Date of Award
Chemistry and Biochemistry
Cadherins are calcium-dependent cell adhesion molecules whose general structure is characterized by three regions: a conserved carboxy-terminal cytoplasmic region, a transmembrane segment and an extracellular region that binds calcium. Cadherins mediate cell to cell adhesion by the formation of homophilic dimers between these extracellular regions, during which one cadherin molecule interacts with another cadherin molecule of the same type. The adhesive interface is a strand-crossover structure between two protomers from adjacent cells. The PA-strand detaches from its own protomer and crosses over to dock a critical tryptophan residue in a hydrophobic partner protomer. Disruption of the formation of the adhesive dimer is of great interest as a chemotherapeutic strategy for cancer metastasis. The histidine-alanine-valine (HAV) peptide is a motif in cadherin that may have a role in dimerization and overall cell adhesion. It causes a decrease in synapse duration in vivo. Experiments reported here were designed to test whether we can detect an effect of the HAV peptide on dimerization using a simple chromatographic assay developed in our laboratory. Results were negative in that the peptide does not disassemble the adhesive dimer in our chromatographic assay.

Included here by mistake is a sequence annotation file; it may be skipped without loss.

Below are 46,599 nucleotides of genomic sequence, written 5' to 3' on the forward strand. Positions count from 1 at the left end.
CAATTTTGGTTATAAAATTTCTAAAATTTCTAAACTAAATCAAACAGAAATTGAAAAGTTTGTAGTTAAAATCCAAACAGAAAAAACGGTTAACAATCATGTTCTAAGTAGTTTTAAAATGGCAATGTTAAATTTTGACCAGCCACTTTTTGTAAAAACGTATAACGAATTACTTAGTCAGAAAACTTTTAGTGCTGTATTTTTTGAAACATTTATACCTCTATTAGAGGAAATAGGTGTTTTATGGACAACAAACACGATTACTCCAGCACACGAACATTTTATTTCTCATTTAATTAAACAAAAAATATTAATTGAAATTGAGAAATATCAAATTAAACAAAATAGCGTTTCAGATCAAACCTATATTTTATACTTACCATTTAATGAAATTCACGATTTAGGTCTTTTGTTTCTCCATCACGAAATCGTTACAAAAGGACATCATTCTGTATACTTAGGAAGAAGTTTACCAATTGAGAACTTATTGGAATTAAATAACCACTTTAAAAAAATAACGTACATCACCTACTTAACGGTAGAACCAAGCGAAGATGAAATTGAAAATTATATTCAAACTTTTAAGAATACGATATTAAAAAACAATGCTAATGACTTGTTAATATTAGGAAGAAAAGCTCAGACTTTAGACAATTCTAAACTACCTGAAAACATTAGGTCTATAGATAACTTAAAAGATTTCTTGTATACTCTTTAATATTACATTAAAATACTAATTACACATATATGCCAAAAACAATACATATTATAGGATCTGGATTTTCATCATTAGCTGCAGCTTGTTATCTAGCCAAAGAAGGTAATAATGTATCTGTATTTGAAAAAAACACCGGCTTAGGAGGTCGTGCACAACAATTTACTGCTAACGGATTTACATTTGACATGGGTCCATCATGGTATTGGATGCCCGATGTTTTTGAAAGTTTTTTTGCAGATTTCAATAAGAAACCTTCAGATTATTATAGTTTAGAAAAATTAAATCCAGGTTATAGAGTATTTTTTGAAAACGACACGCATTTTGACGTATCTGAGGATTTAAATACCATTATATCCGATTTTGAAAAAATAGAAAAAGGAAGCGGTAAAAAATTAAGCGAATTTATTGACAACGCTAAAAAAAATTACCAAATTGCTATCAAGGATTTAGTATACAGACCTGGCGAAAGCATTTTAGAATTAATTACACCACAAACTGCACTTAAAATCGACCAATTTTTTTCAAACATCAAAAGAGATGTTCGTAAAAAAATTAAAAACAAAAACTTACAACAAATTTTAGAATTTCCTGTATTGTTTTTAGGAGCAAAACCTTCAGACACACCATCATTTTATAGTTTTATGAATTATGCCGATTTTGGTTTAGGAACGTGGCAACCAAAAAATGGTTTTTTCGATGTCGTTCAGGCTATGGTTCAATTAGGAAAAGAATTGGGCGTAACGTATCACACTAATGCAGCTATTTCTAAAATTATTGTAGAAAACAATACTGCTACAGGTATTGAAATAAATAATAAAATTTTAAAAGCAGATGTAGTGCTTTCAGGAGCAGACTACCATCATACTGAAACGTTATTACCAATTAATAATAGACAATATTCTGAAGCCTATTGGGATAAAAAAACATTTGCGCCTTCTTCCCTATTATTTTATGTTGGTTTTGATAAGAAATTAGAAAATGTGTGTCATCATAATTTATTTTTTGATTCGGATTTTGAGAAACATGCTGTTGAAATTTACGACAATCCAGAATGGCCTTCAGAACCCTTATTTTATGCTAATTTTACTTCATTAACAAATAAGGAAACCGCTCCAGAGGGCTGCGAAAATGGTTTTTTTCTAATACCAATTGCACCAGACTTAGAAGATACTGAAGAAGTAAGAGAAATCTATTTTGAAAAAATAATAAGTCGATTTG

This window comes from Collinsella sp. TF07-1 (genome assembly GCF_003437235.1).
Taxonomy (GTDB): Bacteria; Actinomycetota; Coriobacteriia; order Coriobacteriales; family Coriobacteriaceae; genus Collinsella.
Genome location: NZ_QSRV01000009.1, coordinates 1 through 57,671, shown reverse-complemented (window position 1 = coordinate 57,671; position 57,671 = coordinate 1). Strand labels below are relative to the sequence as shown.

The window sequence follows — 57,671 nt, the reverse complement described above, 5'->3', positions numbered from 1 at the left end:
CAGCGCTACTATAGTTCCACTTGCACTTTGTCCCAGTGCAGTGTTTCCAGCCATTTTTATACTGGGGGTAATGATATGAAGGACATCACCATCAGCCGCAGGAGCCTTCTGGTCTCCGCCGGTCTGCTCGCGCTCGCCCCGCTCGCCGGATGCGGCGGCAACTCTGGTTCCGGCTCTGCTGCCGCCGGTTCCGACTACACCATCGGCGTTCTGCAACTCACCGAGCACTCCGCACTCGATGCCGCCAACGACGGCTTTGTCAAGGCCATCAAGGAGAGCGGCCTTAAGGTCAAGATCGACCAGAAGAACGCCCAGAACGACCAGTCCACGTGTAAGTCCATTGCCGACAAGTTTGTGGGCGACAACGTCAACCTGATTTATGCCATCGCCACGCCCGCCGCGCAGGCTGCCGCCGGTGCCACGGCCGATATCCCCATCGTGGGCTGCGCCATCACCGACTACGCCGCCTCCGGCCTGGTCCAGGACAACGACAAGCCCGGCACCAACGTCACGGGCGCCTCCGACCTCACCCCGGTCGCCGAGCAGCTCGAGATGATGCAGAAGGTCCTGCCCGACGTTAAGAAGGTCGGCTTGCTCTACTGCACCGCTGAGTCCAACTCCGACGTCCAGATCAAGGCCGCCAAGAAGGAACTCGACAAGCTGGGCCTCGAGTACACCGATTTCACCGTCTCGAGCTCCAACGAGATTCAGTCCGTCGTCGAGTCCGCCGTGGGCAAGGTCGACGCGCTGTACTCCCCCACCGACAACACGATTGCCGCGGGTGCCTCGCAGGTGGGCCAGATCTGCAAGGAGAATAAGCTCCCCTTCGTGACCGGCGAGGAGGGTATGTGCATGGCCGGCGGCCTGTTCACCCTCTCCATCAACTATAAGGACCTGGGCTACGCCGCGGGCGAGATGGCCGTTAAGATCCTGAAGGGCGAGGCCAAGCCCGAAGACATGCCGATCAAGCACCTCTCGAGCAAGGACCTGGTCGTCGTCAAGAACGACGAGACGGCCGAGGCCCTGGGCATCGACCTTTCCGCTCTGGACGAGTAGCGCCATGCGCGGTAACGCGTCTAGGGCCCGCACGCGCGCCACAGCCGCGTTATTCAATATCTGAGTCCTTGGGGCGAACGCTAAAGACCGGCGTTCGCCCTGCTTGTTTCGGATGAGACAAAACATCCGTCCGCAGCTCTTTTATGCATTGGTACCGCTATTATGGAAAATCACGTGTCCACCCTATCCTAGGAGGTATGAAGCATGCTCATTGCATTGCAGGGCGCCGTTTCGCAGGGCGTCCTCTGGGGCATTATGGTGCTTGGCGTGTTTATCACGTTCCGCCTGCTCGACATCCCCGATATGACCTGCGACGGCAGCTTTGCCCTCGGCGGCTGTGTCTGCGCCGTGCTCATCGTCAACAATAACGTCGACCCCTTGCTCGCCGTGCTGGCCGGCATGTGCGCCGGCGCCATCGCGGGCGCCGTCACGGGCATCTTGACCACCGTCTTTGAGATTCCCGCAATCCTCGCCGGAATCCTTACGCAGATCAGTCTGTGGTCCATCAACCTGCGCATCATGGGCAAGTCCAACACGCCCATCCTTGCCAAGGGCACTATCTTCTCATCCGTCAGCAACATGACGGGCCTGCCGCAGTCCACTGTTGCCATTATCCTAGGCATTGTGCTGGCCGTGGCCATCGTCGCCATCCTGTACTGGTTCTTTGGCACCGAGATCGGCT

Rodgers, Ariel Jeanette, "The Effects of the Histidine-Alanine-Valine Peptide on the Dimerization of Neural Cadherin" (2012). Honors Theses. 2107.